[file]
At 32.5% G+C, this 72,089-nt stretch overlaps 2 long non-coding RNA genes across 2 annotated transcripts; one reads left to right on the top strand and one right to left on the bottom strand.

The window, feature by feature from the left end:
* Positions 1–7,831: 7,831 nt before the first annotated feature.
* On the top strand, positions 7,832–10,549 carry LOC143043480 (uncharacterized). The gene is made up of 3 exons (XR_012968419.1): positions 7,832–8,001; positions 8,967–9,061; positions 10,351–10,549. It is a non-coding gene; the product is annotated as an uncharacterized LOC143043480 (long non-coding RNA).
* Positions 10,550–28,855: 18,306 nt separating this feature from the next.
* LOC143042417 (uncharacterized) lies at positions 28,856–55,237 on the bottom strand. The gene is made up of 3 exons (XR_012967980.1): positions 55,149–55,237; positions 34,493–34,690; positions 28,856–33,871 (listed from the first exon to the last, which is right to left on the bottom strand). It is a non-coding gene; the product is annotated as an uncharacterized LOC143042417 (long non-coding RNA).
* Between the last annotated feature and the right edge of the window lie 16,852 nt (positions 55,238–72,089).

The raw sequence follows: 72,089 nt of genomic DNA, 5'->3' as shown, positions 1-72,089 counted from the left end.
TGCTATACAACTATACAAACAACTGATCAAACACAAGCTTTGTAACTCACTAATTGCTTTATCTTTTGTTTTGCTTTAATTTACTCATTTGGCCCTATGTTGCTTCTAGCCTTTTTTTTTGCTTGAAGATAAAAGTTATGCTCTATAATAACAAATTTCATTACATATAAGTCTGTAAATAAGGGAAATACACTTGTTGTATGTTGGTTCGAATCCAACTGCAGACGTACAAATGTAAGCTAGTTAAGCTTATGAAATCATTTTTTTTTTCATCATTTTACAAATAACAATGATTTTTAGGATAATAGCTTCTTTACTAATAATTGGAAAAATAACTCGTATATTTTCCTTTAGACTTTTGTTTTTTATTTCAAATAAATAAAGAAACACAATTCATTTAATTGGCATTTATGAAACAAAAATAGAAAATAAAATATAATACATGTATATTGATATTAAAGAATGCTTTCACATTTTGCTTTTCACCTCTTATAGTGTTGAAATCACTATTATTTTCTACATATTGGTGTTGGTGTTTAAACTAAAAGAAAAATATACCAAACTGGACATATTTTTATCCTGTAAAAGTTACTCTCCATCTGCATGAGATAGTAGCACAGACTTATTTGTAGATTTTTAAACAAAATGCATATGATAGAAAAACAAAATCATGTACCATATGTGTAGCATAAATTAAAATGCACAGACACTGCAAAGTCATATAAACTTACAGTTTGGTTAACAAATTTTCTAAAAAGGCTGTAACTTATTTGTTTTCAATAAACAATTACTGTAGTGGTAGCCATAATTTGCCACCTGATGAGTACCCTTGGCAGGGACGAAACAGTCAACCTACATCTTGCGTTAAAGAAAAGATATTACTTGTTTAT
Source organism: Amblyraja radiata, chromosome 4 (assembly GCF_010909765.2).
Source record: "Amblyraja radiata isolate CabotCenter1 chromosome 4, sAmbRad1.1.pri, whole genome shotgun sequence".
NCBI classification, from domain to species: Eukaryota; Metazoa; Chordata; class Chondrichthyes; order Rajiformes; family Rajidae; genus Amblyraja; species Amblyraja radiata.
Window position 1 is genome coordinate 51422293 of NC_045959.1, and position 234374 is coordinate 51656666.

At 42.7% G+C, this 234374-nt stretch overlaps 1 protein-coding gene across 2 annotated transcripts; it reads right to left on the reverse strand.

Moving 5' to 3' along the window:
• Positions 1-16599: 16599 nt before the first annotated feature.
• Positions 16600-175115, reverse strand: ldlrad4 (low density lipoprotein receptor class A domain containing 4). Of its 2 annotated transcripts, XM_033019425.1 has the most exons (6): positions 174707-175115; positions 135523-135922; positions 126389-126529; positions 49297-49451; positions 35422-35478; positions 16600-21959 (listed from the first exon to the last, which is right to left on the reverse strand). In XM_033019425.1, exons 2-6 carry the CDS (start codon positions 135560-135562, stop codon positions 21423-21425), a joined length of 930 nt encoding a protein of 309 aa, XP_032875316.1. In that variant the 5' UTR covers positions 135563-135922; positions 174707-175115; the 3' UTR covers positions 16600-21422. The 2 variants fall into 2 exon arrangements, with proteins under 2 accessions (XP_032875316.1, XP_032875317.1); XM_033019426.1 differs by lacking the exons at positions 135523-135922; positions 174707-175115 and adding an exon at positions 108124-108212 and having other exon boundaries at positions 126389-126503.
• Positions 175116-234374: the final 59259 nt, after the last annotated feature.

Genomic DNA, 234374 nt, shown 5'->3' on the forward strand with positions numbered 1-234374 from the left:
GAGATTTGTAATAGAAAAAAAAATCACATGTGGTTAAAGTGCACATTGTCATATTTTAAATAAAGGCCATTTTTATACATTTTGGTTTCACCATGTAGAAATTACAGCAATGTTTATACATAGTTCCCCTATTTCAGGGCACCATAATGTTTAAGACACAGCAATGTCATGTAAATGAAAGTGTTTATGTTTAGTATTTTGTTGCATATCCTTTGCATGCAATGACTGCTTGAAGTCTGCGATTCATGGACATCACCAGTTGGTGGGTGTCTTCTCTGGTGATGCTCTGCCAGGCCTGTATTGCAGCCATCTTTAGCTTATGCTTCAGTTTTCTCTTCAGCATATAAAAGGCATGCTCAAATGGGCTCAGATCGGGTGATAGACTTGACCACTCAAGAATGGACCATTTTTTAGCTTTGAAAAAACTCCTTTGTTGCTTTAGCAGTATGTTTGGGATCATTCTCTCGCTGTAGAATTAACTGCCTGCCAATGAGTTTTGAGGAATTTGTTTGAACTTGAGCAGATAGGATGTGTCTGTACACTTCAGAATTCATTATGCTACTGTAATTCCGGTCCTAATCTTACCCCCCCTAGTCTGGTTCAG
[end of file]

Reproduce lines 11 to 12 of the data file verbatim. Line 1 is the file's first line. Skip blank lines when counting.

Source record: "Amblyraja radiata isolate CabotCenter1 chromosome 4, sAmbRad1.1.pri, whole genome shotgun sequence".
NCBI classification, from domain to species: Eukaryota; Metazoa; Chordata; class Chondrichthyes; order Rajiformes; family Rajidae; genus Amblyraja; species Amblyraja radiata.